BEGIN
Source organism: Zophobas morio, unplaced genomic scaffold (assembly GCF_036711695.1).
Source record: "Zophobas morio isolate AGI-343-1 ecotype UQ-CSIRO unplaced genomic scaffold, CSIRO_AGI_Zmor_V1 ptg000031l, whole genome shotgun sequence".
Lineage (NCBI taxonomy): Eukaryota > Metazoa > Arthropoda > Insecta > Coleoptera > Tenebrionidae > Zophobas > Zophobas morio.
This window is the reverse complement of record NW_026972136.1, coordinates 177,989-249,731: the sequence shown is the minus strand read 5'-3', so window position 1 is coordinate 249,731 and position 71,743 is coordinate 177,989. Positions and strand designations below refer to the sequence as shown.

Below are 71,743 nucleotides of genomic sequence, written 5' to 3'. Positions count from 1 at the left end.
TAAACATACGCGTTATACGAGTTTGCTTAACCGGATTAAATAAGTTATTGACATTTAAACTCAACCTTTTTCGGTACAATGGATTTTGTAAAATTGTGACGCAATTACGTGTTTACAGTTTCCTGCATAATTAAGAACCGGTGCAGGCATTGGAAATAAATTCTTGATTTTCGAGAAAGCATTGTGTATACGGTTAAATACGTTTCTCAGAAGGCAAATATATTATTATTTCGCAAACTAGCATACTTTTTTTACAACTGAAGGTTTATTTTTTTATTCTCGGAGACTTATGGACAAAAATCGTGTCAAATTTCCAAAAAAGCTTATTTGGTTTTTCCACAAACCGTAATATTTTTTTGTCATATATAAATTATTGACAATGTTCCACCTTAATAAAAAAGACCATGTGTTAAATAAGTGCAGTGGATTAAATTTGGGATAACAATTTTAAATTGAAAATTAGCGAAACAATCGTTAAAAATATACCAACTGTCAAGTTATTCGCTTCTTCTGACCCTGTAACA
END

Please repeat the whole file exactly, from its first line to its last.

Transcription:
Source organism: Zophobas morio, unplaced genomic scaffold (assembly GCF_036711695.1).
Source record: "Zophobas morio isolate AGI-343-1 ecotype UQ-CSIRO unplaced genomic scaffold, CSIRO_AGI_Zmor_V1 ptg000031l, whole genome shotgun sequence".
Lineage (NCBI taxonomy): Eukaryota > Metazoa > Arthropoda > Insecta > Coleoptera > Tenebrionidae > Zophobas > Zophobas morio.
This window is the reverse complement of record NW_026972136.1, coordinates 177,989-249,731: the sequence shown is the minus strand read 5'-3', so window position 1 is coordinate 249,731 and position 71,743 is coordinate 177,989. Positions and strand designations below refer to the sequence as shown.

Below are 71,743 nucleotides of genomic sequence, written 5' to 3'. Positions count from 1 at the left end.
TAAACATACGCGTTATACGAGTTTGCTTAACCGGATTAAATAAGTTATTGACATTTAAACTCAACCTTTTTCGGTACAATGGATTTTGTAAAATTGTGACGCAATTACGTGTTTACAGTTTCCTGCATAATTAAGAACCGGTGCAGGCATTGGAAATAAATTCTTGATTTTCGAGAAAGCATTGTGTATACGGTTAAATACGTTTCTCAGAAGGCAAATATATTATTATTTCGCAAACTAGCATACTTTTTTTACAACTGAAGGTTTATTTTTTTATTCTCGGAGACTTATGGACAAAAATCGTGTCAAATTTCCAAAAAAGCTTATTTGGTTTTTCCACAAACCGTAATATTTTTTTGTCATATATAAATTATTGACAATGTTCCACCTTAATAAAAAAGACCATGTGTTAAATAAGTGCAGTGGATTAAATTTGGGATAACAATTTTAAATTGAAAATTAGCGAAACAATCGTTAAAAATATACCAACTGTCAAGTTATTCGCTTCTTCTGACCCTGTAACA